Following a constitutional amendment in 2011, the new Amparo Law came into force on April 3 2013. This new regulation aims to modernise amparo proceedings and includes several matters that were already recognised in case law, but not included in the previous law.
Among the most relevant features of this new law, constitutional protection has been extended in some ways and limited in others.
As part of the extension of constitutional protection, the new law establishes that an amparo proceeding may be initiated in cases where acts or omissions of the authorities violate a human right recognised in either the Constitution or any of the international treaties adopted by Mexico. In contrast, the previous law did not recognise that omissions of an authority could result in the violation of a human right; nor did it expressly recognise that an amparo proceeding could be initiated as a consequence of the violation of a human right included in an international treaty, but not in the Constitution.
The recently enacted amparo law also recognises that, with the exception of cases dealing with court resolutions issued in judicial, administrative, agrarian or labour matters, anyone with a legitimate interest has standing to initiate an amparo proceeding. This is a significant change, since the previous law provided that in order to initiate an amparo proceeding, the claimant had to have a legal interest in the subject of the proceeding (which meant that other legitimate interests were insufficient to initiate amparo proceedings).
Furthermore, in contrast to the previous law, two or more claimants may now initiate a collective amparo proceeding, as long as they can prove that all members of the collective have suffered a common impairment caused by the same authority, even if the act or omission that caused the impairment is not the same for each individual.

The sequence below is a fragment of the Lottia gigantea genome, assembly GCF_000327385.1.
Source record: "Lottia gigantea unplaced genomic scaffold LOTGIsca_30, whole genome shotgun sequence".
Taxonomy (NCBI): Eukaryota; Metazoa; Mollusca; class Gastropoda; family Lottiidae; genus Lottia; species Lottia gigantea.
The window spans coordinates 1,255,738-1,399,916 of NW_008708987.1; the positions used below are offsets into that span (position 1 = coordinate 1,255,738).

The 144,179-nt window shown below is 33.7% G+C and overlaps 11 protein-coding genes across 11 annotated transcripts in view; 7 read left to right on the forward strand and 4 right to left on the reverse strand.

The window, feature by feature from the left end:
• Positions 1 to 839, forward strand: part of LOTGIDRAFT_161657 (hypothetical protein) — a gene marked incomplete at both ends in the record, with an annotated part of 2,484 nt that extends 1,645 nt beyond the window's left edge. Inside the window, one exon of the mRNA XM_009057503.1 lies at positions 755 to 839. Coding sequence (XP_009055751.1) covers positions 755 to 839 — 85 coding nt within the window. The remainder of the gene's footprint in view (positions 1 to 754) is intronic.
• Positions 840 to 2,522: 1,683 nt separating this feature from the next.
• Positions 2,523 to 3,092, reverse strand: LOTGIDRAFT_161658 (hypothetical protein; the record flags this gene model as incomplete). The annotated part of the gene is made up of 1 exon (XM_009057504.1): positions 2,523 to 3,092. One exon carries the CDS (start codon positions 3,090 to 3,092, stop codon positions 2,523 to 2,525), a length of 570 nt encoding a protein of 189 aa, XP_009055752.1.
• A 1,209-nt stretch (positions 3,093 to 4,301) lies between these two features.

One of the main aspects of amparo proceedings is that they can be initiated only in cases where an act or omission of an authority affects either a natural person or a legal entity. In this respect, the definition of 'authority' is essential for determining whether an amparo proceeding can be brought. The new Amparo Law broadens this definition by recognising that any individual that undertakes acts or omissions as an authority which affect a person's human rights, and whose role is established in a general law, may be considered an authority for the purposes of initiating an amparo proceeding. However, this definition of 'authority' may raise the question, for some practitioners and judges, of whether the rulings rendered by an arbitral tribunal may be subject to challenge in amparo proceedings.
Another substantial change in the amparo regulation is that in cases where a law is held unconstitutional in two different court decisions, the Supreme Court may request the issuer of the law to modify the provisions that are deemed unconstitutional; if the issuer does not modify the law within a 90-day timeframe, the Supreme Court may suspend the application of the unconstitutional law or provision. This latter point is a significant change, since before this new regulation came into force, the effects of an amparo ruling could benefit only the person that initiated the proceeding; with the new law, the entire population may now benefit.
Finally, the constitutional protection of amparo proceedings is limited for some legal entities, since the circumstances in which the suspension of the offending act of the relevant authority may not be granted have been broadened (for further details please see "The new Amparo Law and its impact on companies"). Under the new law, financial institutions, companies that own gambling or lottery establishments and companies with a concession of any government property are generally prevented from requesting the suspension of the authority's offending act.
Although the new law is now in force, amparo proceedings that were initiated before the law came into force will continue to be governed by the previous statute until a final ruling has been rendered. Apart from such cases, the previous law is now repealed.
Given the substantial changes that were introduced by this new law, it will undoubtedly garner further attention as these novel amendments to the amparo regime begin to take shape and the courts grapple with the many legal questions that will arise under the statute.
For further information on this topic please contact Luis Enrique Graham or Angelica Huacuja at Chadbourne & Parke by telephone (+52 55 3000 0600), fax (+52 55 3000 0698) or email (email@example.com or firstname.lastname@example.org).
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